Cedar Shingle Siding — Home Restoration

Cedar Shingle Siding - Home Restoration

Residing a house with wooden shingles is not nearly as easy as it was 100 years ago. Not every contractor knows how to apply wooden shingles properly, there are many kinds of wooden shingles to choose from (not necessarily true in the Capital District but in the Northeast it is true) and not every lumber yard carries them. I found this last piece of information out the hard way. My first stop was my very trusty lumber yard, Curtis Lumber.  I like using them, they normally have a good selection, the quality of the lumber is usually good, I get good information and their prices are fair. This time, however, they dropped the ball.  I spoke to the salesperson and told him that I was looking for 24 squares of cedar shingles (a square is made up of 4 bundles and should cover 100 sq. ft. of house).  He took me out to the warehouse where there was a jumble of different kinds of shingles. When I mentioned that they looked like different styles and grades, he told me they are all the same. Well, they’re not. Here’s the full scoop.

The 2 most common types of cedar shingles are red cedar and white cedar. Red cedar lasts longer and doesn’t have to be painted and it weathers over the years to a brownish color. The downside is that there is so much tannin in the red cedar that some of it leeches out through the nail holes and you will see black splotches. It’s also more expensive than the other kind which is white cedar. White cedar also doesn’t have to be painted and it weathers over the years to a gray color. There is less tannin in the white cedar so there is less black splotches. It’s cheaper than red cedar. I couldn’t even find white cedar anywhere in the Albany area.  And I called everywhere! Many places said they could order it special but said it would take at least a month to get them. That was too long for us to wait.

In addition to the red and white cedar, there are different grades of shingle. Some companies call them grades A,B,C,D. Some call them Extra (the best) and Clear (only a few knots above the nail line). And there is something called R&R (rebutted and resided) to be on the lookout for. All this means is that the shingles are trimmed a second time so the their sides and bottom are smooth instead of rough. I think this is a nicer, cleaner look.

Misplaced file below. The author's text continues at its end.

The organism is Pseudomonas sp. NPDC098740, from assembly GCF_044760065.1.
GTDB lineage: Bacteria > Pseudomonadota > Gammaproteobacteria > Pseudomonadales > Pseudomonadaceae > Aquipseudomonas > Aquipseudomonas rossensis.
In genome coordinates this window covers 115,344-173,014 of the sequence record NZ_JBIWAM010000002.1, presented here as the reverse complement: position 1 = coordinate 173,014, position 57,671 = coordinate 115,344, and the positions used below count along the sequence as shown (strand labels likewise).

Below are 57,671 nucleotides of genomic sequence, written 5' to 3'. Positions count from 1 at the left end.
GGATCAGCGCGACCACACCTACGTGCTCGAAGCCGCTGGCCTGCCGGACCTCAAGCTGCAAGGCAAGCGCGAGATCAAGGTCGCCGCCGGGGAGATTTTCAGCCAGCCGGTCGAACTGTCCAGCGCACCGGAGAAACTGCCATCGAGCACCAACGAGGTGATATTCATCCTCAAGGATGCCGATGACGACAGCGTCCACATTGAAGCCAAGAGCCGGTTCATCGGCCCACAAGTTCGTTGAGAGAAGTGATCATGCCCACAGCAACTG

Then there is the painting or staining issue. This is where it got very complicated. The cheapest shingle of either red or white of any grade are called Green. That means they were cut fairly recently. And if you’re going to paint or stain shingles you should not choose the Green ones unless you are going to wait a year for the shingles to dry out. So if you’re going to paint of stain you need Kiln Dried shingles (this process costs extra). They also sell primed (already Kiln Dried) and shingles with one or two coats of paint of stain (these are very, very expensive).

Pricing – the prices were all over the map and when I did get prices the vendors were not specific about whether I was getting Green or Kiln Dried shingles. Some vendors didn’t even mention the grade (A,B,C,D). So it was a very rough process getting all this figures out.

So that’s shingling 101.

Cedar Shingle Siding - Home Restoration

Here’s some photos of some sample shingles. I believe our house has red cedar on it now and it looks like the shingles were painted once they were on the house. The dotted line is meant to indicate what you will actually see exposed so anything below the dotted line is exposed on the house. Knots that are above the dotted line won’t be seen and the shingles with knots are cheaper so it’s not the worst idea in the world to use a slightly cheaper grade as long as no knots show.

The next photo shows the R&R shingles. Notice how the bottom of the red cedar shingle has a rough bottom and the white cedar shingle has a smooth bottom. I like the smooth ones better.

Here’s another photo showing another angle. Imagine thousands of these shingles on the house and that smooth textured bottom is going to make a difference in how the house looks.

I’ll tell you where we got our shingles in my next post. I’m still working it out since I wasn’t able to buy locally even though I tried.

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